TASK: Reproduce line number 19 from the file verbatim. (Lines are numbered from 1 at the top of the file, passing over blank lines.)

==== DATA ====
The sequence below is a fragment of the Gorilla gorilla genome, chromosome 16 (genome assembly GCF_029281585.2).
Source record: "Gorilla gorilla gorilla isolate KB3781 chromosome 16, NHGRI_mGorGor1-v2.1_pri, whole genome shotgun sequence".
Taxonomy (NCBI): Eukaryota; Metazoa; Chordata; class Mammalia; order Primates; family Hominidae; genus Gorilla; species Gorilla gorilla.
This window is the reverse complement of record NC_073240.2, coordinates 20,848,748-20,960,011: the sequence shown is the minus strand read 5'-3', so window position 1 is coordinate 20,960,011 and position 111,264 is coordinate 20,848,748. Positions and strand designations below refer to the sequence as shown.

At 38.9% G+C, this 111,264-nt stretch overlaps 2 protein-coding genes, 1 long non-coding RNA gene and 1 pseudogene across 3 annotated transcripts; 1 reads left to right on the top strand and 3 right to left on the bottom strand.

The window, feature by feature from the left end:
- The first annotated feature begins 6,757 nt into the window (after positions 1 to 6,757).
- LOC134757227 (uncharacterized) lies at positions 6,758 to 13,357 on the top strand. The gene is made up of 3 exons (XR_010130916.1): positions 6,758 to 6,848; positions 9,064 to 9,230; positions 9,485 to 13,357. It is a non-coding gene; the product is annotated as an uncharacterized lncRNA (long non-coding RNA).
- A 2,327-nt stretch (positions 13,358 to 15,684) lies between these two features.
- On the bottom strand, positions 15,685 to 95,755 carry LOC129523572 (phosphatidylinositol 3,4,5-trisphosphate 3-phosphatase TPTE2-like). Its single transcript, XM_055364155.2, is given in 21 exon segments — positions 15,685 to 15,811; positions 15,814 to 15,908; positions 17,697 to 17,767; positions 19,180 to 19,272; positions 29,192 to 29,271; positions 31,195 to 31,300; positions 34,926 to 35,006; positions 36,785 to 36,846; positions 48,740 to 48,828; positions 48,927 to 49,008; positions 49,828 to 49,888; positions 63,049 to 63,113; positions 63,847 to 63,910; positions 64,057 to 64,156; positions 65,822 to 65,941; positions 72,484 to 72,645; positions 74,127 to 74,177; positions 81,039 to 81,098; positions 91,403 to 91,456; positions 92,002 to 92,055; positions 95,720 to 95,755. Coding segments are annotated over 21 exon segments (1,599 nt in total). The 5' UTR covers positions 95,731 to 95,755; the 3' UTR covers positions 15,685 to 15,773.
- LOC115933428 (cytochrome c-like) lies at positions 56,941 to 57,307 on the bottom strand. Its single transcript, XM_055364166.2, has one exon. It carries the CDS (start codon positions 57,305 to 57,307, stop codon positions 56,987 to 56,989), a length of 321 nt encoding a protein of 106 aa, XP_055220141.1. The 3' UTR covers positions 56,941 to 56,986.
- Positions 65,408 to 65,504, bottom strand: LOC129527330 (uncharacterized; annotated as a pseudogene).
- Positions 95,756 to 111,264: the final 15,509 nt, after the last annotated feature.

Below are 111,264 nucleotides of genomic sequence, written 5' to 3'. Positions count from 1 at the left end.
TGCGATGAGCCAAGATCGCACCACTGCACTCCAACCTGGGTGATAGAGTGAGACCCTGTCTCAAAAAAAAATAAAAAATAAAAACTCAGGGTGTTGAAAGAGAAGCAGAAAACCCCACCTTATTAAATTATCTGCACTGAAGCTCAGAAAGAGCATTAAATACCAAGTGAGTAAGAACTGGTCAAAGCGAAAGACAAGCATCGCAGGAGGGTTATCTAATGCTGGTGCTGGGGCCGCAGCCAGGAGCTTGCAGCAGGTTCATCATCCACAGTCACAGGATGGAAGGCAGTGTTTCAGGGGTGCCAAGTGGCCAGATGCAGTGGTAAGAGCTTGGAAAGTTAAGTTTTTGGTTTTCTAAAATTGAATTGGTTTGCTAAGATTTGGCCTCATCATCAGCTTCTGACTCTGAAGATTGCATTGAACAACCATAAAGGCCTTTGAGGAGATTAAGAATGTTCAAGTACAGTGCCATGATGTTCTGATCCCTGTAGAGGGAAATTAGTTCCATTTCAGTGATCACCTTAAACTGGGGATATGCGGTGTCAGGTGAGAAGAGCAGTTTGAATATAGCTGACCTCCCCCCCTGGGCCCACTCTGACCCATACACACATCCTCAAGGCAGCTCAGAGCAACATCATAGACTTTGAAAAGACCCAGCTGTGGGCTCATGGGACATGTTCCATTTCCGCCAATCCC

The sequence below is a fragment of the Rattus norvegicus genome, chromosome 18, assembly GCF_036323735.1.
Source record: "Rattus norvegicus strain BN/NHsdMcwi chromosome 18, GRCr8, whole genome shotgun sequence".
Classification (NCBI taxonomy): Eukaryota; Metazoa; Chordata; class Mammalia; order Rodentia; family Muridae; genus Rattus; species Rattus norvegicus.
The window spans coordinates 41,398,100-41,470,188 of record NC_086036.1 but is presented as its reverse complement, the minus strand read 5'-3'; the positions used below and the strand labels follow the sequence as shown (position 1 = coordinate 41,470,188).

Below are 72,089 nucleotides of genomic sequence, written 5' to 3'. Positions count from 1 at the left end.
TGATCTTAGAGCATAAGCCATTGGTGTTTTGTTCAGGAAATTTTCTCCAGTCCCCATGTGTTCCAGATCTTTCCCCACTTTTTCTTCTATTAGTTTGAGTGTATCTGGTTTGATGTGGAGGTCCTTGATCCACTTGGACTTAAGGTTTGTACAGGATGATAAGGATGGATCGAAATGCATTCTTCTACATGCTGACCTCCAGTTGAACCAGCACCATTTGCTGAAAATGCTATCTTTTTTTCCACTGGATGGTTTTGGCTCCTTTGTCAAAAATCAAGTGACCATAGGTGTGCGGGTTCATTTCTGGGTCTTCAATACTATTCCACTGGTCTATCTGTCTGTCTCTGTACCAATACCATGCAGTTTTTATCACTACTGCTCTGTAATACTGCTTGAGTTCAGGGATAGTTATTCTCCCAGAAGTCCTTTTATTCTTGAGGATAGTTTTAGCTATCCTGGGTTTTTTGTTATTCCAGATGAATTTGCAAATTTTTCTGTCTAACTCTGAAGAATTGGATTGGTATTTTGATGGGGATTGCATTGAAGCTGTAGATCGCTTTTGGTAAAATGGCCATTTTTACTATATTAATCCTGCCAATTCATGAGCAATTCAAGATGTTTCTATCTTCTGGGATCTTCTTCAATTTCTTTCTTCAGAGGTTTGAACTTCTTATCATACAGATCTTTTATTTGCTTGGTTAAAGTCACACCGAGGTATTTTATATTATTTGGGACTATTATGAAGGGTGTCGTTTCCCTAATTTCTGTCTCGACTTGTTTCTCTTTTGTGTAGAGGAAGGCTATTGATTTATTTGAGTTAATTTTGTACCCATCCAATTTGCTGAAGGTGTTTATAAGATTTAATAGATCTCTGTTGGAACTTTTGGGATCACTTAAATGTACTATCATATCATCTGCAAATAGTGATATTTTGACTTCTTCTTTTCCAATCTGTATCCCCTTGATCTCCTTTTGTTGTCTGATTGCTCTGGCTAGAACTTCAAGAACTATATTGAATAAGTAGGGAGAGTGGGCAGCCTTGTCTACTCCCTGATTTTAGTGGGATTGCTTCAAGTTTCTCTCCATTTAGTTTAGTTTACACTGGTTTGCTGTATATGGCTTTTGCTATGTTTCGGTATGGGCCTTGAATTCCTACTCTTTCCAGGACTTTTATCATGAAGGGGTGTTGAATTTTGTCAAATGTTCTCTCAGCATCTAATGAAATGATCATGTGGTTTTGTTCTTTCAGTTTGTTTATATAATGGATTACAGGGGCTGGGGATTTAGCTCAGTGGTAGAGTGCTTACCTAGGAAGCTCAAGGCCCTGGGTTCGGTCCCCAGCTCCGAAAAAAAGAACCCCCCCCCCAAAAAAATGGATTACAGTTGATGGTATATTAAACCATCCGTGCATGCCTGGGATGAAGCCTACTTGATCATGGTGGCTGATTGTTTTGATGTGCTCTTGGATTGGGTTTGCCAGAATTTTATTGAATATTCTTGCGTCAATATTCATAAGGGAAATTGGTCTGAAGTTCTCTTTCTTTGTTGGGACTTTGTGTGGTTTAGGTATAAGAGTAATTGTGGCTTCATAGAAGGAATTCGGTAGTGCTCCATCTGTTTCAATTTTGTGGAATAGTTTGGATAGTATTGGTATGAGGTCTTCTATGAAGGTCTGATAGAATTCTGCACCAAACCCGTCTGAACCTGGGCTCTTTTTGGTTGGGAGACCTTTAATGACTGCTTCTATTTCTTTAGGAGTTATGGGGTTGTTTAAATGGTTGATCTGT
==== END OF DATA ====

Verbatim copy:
The window spans coordinates 41,398,100-41,470,188 of record NC_086036.1 but is presented as its reverse complement, the minus strand read 5'-3'; the positions used below and the strand labels follow the sequence as shown (position 1 = coordinate 41,470,188).